We also had a lot of fun saying the title out loud multiple times.

You can find more from The Pensky Podcast here, and listen to the podcast by clicking the link or just listening below.

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Non-Review Review: The Two Popes

Very few movie disintegrate so completely and thoroughly across their runtime as The Two Popes.

The Two Popes feels like two different movies, both tonally opposed to one another and both bleeding relentlessly into one another. The first is a delightfully surreal Odd Couple riff (The Odd Pope-le? Vicious in the Vatican?) that finds two men who would be pope forced to interact with one another, their mutual unease inevitably transforming to a gentle understanding and even compassion. The second is a more earnest historical biography, a film that aims to properly contextualise the life and times of Cardinal Jorge Mario Bergoglio, the man who would be Pope Francis.

The robe less travelled.

Both of these premises are workable on their own. Of course, the first premise has a bit of an advantage in that “throw two great British actors into scenes together” tends to result in highly watchable material, and “… also, they’re both popes” is a pretty impressive chaser to that. In contrast, the historical biography section of the film is a bit more generic and familiar, even if there’s potential here. After all, this ground has been explored in films as compelling as The Secrets in Their Eyes.

The problem is that the two films don’t mix, at all. Every attempt to combine them hurts the film as a whole, both stopping the narrative dead and representing a jarring transition from one type of film into another and back again. It isn’t that The Two Popes allows these stories to collide, it instead tries to run them in parallel. The result is a narrative traffic jam, and a film in which each half hour is appreciably weaker than the one leading into it.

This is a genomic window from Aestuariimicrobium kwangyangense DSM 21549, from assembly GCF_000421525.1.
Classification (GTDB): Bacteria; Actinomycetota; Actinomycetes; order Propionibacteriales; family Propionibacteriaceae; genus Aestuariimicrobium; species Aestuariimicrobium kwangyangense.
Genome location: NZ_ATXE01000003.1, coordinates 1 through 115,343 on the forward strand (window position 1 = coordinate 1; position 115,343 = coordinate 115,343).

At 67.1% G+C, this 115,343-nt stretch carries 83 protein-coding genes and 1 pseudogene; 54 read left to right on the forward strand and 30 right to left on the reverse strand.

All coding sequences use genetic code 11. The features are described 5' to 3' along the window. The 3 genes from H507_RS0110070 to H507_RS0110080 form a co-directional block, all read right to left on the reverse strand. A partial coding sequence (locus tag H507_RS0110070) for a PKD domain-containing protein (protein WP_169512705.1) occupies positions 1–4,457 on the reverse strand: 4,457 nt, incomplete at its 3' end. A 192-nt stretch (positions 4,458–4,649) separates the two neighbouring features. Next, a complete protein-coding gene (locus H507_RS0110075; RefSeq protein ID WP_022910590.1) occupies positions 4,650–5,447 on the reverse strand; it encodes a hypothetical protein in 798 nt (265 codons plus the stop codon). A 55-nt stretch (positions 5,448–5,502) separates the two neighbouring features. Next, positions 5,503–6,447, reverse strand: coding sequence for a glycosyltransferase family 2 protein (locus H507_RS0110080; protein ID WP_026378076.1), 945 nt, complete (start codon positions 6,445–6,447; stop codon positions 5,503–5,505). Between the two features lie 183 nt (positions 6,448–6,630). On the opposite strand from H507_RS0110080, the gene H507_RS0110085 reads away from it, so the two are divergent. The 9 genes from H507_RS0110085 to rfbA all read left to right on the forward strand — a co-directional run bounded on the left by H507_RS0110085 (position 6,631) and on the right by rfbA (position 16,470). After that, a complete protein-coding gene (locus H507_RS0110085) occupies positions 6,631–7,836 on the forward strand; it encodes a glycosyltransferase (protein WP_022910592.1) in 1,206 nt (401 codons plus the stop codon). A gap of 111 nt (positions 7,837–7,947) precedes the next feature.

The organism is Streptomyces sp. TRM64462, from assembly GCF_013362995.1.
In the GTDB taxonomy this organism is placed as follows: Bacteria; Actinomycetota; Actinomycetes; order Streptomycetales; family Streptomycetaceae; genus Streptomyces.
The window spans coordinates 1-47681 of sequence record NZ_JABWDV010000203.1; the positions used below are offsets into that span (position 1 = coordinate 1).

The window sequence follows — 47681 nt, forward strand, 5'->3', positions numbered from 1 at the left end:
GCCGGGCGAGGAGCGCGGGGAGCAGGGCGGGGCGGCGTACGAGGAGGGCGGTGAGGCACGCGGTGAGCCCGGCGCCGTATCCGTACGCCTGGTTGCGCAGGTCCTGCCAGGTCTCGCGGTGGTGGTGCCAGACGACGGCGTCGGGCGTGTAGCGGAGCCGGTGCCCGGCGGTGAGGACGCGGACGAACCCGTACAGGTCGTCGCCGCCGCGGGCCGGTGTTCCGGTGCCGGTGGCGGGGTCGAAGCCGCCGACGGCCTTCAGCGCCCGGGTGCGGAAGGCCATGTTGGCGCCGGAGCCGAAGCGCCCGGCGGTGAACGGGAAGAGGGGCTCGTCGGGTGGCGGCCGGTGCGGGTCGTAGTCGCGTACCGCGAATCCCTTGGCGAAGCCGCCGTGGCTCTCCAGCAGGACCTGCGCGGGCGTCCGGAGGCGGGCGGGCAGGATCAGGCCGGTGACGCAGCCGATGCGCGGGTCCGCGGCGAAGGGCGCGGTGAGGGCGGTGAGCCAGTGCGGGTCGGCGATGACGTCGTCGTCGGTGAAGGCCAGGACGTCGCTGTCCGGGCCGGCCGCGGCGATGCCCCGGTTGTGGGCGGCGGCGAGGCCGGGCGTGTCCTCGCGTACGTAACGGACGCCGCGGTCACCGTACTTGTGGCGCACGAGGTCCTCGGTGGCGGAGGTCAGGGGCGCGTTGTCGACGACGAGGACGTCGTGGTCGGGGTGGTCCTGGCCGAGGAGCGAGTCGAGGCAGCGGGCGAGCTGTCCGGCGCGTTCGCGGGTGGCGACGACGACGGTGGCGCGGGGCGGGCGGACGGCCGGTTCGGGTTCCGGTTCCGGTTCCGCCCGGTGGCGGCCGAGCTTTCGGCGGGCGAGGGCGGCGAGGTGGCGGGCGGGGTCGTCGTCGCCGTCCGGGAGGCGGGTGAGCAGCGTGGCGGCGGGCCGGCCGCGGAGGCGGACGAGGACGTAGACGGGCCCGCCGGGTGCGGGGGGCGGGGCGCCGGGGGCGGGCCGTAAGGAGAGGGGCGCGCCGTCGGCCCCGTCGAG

Good faith arguments.

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Non-Review Review: The Last Right

The Last Right is perhaps a little too driven by cliché and a little too heavy handed in its emotional beats, but it’s genuinely charming and benefits from a clever concept and an endearing cast.

To be fair, The Last Right runs into its problems in its first and third acts, in setting up and resolving its central dynamics. These problems flow largely from the fact that so many of details around the edge of the central premise of the film feel lifted from a collection of stock eighties American dramedies. Certain key elements of The Last Right feel like they came packed in an IKEA box ready for assembly, and so the movie’s introduction of and conclusion for those elements tends to feel rather rote.

Carry on…

However, The Last Right really kicks into gear once it has done that initial set-up, allowing its characters room to breath and interact with one another within the relatively safe but also free-form template of the classic road movies. Road movies largely live or die based on the chemistry of the cast and strength of the humour, and The Last Right works well on both counts. There’s a relaxed ease to The Last Right, a willingness to trust the actors and the characters to carry the bulk of the film.

The result of a trip with a few bumps along the way, particularly at either end of the journey. However, for most of the adventure, The Last Right is a pretty enjoyable ride.

Death drive.